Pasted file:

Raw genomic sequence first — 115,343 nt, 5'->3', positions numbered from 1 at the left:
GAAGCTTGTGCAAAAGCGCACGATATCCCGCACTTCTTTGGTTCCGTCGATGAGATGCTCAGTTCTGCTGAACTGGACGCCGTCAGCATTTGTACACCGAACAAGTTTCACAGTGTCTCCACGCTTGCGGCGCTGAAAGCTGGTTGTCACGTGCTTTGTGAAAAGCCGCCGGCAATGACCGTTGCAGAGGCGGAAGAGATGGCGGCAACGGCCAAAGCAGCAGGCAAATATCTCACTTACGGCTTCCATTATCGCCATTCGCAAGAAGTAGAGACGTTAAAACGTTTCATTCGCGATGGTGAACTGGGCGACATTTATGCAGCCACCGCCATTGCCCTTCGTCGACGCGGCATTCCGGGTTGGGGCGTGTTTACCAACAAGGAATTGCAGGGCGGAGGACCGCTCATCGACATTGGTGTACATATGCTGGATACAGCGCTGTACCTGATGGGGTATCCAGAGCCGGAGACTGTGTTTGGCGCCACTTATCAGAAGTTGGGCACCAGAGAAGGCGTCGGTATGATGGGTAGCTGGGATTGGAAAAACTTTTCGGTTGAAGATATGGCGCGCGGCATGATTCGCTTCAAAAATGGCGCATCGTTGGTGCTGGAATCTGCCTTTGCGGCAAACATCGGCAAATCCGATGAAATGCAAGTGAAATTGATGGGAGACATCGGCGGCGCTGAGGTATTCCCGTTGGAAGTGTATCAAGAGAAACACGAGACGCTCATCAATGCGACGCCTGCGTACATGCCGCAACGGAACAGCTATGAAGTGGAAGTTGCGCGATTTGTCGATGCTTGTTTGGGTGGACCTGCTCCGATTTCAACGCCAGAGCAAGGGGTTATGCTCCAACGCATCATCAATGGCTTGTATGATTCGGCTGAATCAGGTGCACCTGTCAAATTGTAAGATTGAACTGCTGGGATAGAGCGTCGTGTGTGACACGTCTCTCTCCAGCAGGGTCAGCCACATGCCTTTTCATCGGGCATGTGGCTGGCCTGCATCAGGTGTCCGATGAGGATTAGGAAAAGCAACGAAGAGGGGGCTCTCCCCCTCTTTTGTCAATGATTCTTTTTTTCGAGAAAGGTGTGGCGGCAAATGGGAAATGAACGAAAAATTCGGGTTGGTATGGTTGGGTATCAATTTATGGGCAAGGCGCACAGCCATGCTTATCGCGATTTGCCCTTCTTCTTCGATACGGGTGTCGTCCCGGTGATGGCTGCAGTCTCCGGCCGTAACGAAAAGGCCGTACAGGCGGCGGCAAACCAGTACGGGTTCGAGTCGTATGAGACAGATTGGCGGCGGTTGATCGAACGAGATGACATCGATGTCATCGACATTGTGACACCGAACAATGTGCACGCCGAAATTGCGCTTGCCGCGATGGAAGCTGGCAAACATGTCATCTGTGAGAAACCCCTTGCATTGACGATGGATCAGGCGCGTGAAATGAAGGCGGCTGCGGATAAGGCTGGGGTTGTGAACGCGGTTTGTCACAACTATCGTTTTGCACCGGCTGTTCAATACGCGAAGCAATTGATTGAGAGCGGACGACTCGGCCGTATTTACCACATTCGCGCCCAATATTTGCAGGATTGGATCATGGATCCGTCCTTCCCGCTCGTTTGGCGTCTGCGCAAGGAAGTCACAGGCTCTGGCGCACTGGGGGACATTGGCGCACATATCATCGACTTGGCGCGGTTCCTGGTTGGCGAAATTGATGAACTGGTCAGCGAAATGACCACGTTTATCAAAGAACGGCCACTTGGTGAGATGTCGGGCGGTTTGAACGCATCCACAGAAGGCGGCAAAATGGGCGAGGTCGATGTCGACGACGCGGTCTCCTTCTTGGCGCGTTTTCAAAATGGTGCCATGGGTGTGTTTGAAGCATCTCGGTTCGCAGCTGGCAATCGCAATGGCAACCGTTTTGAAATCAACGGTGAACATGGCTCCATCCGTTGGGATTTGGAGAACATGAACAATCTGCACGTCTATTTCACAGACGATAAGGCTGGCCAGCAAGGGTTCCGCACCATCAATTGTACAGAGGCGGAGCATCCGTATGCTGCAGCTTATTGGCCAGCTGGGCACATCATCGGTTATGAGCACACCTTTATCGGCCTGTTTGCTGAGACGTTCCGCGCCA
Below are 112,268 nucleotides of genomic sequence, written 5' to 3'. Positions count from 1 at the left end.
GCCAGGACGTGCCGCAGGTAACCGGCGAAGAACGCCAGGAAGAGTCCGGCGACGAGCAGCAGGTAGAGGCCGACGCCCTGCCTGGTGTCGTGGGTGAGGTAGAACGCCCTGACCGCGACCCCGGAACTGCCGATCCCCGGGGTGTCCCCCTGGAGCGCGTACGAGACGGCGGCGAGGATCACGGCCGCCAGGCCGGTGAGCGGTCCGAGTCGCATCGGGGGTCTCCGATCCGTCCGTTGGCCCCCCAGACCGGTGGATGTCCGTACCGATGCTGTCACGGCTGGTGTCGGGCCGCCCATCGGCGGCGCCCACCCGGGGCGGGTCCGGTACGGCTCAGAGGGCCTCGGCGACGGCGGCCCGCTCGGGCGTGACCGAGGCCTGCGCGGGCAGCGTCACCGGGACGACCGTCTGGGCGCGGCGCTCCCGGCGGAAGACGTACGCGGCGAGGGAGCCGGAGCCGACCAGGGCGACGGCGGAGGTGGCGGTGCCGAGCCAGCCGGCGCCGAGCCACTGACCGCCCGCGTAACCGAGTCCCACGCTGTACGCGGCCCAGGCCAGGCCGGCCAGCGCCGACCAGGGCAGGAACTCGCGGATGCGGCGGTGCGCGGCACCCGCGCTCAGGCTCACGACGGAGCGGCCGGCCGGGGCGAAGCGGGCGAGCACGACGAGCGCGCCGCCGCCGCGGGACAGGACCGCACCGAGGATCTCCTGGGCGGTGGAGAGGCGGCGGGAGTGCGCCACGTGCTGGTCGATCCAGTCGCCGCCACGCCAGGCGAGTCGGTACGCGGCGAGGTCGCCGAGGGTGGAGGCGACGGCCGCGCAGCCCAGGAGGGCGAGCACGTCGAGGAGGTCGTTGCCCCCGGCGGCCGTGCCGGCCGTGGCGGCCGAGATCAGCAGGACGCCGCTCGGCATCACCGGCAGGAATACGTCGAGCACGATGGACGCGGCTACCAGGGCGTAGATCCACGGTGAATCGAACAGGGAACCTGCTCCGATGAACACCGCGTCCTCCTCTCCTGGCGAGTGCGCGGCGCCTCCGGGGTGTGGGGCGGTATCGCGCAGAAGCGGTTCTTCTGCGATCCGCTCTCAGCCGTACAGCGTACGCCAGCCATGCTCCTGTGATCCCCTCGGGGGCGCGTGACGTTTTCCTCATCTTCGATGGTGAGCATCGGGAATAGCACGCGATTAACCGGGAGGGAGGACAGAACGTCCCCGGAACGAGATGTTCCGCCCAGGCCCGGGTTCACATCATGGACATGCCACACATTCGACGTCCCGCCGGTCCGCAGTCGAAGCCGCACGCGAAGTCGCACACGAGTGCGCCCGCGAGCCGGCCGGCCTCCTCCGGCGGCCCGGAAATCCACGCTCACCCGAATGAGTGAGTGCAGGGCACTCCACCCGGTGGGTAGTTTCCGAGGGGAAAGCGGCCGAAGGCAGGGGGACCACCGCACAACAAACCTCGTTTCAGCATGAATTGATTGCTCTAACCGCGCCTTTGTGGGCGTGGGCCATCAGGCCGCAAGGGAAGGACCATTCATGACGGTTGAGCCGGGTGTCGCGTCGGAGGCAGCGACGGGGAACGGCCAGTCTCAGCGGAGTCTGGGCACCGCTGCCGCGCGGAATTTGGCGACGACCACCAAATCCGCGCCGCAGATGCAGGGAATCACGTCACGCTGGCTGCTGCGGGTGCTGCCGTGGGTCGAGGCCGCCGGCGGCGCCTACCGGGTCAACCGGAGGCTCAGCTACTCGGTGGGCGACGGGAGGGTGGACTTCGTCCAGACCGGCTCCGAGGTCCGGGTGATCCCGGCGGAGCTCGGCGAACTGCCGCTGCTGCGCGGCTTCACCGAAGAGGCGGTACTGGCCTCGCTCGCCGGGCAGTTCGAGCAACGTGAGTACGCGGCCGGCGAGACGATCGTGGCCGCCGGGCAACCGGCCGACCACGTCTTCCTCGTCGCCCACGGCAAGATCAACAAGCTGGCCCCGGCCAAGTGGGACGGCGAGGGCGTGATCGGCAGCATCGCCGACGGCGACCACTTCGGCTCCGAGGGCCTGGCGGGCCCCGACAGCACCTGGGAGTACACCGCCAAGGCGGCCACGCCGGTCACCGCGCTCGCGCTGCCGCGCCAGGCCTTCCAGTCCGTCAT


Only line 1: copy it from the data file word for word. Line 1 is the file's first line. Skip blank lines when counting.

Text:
Raw genomic sequence first — 115,343 nt, 5'->3', positions numbered from 1 at the left: